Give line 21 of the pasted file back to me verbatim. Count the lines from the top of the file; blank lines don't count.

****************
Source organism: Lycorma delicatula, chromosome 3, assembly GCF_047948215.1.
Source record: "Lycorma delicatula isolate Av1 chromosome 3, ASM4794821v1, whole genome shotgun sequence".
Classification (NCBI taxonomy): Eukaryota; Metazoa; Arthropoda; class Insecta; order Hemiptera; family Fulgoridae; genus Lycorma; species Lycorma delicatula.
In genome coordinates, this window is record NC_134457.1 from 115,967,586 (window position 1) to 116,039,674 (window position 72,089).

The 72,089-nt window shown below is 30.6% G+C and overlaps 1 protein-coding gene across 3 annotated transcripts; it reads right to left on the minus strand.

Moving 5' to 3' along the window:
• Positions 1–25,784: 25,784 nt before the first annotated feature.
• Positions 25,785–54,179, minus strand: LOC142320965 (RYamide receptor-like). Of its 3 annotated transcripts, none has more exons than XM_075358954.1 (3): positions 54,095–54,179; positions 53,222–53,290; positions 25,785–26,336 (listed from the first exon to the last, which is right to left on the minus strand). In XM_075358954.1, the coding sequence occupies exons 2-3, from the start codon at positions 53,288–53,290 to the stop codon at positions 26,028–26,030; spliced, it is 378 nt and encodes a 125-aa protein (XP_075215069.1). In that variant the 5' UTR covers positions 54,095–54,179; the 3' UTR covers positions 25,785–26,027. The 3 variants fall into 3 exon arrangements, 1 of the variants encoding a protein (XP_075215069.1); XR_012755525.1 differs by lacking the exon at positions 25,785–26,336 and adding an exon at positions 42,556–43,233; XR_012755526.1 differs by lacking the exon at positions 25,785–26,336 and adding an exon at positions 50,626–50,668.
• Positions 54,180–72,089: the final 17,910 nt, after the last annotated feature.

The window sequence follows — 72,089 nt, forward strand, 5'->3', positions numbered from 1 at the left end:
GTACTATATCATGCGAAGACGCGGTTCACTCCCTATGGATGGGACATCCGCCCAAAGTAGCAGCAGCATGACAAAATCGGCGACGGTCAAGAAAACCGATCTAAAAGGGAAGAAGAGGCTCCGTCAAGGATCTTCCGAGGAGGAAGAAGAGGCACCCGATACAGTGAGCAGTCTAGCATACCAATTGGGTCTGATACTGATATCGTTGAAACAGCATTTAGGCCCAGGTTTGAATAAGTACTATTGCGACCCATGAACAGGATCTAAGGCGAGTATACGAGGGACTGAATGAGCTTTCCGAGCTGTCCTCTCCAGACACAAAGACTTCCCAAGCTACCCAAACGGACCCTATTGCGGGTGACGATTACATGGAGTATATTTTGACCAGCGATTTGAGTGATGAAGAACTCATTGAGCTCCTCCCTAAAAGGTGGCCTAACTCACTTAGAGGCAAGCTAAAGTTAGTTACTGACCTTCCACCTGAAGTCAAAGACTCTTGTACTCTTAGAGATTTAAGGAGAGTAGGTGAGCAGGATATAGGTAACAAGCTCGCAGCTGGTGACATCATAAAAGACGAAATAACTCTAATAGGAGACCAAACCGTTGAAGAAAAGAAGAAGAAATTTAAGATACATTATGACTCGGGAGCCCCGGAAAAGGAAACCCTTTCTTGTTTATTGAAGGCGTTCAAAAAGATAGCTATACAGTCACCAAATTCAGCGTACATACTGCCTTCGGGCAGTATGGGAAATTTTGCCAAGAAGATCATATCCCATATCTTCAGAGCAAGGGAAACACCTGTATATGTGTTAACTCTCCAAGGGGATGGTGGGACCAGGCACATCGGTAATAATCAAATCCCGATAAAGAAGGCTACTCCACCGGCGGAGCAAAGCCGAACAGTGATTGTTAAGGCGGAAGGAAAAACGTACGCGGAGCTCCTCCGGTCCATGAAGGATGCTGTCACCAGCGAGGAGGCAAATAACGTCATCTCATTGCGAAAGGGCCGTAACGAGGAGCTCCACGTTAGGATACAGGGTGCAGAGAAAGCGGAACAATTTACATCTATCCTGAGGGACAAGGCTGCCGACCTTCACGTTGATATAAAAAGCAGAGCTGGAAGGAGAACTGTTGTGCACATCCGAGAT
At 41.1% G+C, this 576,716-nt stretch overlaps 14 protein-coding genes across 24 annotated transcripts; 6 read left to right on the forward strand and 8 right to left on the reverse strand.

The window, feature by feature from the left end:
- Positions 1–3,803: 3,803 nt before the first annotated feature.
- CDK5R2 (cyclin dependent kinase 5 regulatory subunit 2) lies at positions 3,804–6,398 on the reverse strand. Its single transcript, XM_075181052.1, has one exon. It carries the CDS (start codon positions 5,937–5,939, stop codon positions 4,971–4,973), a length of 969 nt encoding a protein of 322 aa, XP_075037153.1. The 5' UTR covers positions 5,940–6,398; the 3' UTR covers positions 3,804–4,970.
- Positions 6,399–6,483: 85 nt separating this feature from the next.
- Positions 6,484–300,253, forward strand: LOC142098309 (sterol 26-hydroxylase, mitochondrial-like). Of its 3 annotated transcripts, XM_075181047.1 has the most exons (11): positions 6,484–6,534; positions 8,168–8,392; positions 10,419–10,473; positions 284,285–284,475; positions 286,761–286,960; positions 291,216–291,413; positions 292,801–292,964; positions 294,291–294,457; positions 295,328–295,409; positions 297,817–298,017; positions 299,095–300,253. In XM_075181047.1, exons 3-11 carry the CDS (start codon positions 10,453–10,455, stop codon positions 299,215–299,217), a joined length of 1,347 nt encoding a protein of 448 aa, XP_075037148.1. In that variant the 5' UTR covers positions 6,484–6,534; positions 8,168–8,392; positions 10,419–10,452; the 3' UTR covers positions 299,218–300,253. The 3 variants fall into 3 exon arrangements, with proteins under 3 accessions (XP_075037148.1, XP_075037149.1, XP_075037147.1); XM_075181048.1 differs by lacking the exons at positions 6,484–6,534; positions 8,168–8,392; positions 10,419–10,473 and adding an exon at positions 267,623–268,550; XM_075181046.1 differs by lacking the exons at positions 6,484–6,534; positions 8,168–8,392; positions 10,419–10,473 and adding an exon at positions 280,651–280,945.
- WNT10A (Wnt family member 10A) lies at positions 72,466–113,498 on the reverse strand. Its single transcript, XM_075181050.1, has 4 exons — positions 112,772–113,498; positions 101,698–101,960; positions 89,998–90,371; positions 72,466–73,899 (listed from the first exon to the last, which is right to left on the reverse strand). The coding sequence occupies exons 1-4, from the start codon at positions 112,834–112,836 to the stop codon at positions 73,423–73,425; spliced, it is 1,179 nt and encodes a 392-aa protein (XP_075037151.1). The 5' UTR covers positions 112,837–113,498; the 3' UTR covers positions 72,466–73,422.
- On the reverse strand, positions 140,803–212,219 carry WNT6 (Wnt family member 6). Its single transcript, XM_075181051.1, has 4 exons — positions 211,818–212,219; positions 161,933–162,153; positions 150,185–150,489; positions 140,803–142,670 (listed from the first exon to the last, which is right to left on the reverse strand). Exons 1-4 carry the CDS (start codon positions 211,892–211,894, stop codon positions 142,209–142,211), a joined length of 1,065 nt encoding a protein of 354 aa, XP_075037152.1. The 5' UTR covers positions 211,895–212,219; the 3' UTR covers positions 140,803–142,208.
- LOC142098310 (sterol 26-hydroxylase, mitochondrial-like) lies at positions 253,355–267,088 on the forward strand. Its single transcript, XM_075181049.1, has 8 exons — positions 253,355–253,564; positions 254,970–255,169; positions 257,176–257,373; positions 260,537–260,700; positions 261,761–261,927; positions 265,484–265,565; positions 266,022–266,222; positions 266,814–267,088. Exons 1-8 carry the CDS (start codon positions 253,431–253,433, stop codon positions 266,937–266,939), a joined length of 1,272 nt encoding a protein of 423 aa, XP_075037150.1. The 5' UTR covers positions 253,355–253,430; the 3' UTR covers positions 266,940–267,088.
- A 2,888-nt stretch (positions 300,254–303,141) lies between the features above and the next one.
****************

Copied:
- A 2,888-nt stretch (positions 300,254–303,141) lies between the features above and the next one.